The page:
• Calculations for a Grid-Connected Solar Energy System

    Franklin, Ed (College of Agriculture and Life Sciences, University of Arizona (Tucson, AZ), 2019-06)
    Whether you live on a farm or ranch, in an urban area, or somewhere in between, it is likely you and your family rely on electricity. Most of us receive our electrical power from a local utility. A growing trend has been to generate our own electrical power. Solar energy systems have grown in popularity are available for residential, agricultural, and commercial applications.
  • Annual Economic Contributions of The University of Arizona, Department of Nutritional Sciences — Cooperative Extension Supplemental Nutrition Assistance Program — Education Spending

    Bickel, Ashley K.; Duval, Dari; Farrell, Vanessa A.; Houtkooper, Linda; Vautour, Jeffrey; Misner, Scottie (College of Agriculture and Life Sciences, University of Arizona (Tucson, AZ), 2018-09)
    This report summarizes the total annual economic contributions of the UA SNAP-Ed program spending, including multiplier effects, to the Arizona economy for fiscal years 2013-2016. Although presented together in this study, results provide a snapshot of economic activity in a given year and are therefore not cumulative over time. Updates to this study will occur annually, as data become available.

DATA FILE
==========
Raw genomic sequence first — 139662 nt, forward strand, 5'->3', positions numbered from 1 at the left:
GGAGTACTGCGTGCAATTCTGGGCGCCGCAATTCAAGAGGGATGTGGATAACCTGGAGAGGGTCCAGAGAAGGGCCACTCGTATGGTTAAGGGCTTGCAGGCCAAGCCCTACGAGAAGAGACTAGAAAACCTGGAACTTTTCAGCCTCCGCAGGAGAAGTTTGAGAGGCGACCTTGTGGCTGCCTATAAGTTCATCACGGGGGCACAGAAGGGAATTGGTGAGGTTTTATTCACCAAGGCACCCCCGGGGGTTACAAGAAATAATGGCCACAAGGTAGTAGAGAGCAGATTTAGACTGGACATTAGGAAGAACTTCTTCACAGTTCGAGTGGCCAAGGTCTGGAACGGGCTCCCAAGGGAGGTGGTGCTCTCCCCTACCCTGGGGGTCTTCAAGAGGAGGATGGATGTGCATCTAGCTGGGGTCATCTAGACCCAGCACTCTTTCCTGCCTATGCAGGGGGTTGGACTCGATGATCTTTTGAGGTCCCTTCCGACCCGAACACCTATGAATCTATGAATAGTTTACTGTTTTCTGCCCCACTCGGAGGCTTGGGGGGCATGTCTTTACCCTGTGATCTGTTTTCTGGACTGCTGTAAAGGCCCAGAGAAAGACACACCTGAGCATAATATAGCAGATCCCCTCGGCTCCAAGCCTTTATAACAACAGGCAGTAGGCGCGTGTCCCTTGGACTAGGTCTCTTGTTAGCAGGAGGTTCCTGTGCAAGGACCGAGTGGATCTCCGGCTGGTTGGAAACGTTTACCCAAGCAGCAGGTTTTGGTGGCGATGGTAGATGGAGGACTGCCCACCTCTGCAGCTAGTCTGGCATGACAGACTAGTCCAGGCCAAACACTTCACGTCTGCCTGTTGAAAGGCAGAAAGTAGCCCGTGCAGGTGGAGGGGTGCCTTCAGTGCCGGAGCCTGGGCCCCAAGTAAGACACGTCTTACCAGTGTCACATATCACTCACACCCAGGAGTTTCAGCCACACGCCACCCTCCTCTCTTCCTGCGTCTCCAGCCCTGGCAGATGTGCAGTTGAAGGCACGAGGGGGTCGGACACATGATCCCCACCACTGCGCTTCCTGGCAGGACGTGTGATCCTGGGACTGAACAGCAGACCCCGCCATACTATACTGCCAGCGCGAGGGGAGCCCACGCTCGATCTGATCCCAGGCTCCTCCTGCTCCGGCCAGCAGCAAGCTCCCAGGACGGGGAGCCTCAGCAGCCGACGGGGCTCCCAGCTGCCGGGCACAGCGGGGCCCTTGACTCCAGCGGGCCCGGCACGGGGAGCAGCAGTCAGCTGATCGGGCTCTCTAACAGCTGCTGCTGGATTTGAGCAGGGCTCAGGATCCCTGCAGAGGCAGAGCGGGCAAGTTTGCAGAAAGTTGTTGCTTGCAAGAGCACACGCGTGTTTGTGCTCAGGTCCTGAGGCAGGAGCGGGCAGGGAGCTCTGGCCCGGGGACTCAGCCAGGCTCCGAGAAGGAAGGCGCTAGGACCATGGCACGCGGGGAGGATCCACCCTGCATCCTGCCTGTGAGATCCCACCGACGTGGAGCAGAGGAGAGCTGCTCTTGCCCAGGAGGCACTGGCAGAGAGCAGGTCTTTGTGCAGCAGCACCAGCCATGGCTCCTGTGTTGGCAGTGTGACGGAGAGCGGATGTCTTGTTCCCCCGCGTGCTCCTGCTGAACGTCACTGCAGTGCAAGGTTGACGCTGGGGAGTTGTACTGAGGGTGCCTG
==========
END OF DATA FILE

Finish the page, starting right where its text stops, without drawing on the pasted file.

• Understanding Vegetation Succession with State and Transition Models

    Brischke, Andrew; Hall, Ashley; McReynolds, Kim (College of Agriculture and Life Sciences, University of Arizona (Tucson, AZ), 2018-08)
    Effective natural resource management involves balancing benefits derived from utilizing the environment against potential environmental degradation. Rangeland managers need to not only recognize change in plant communities, but also need to identify possible causes of vegetation trends. Vegetation evaluation procedures must be able to measure and interpret both reversible and nonreversible vegetation dynamics. Both patterns occur, and neither pattern alone represents the entire spectrum of vegetation dynamics on all rangelands (Briske et al. 2005).
  • Rangeland Monitoring Frame and Construction Guide

    Hall, Ashley; Brischke, Andrew; Hall, John (College of Agriculture and Life Sciences, University of Arizona (Tucson, AZ), 2018-07)
    The objective of rangeland vegetation trend monitoring is to document changes over time in vegetation or other rangeland resources. Common methods often used together throughout Arizona and the west include Point Ground Cover, Pace Frequency, Dry-Weight Rank, and Comparative Yield. Further details regarding these methods and ground rules can be found in Sampling Vegetation Attributes (Interagency Technical Manual, 1996), Guide to Rangeland Monitoring and Assessment (Smith et al., 2012), or Southeastern Arizona Monitoring Program: Methods and Ground Rules (McReynolds and Brischke, 2015).
  • Roof Rats: Identification, Ecology, and Signs

    Rivadeneira, Paula; Gouge, Dawn H. (College of Agriculture and Life Sciences, University of Arizona (Tucson, AZ), 2018-07)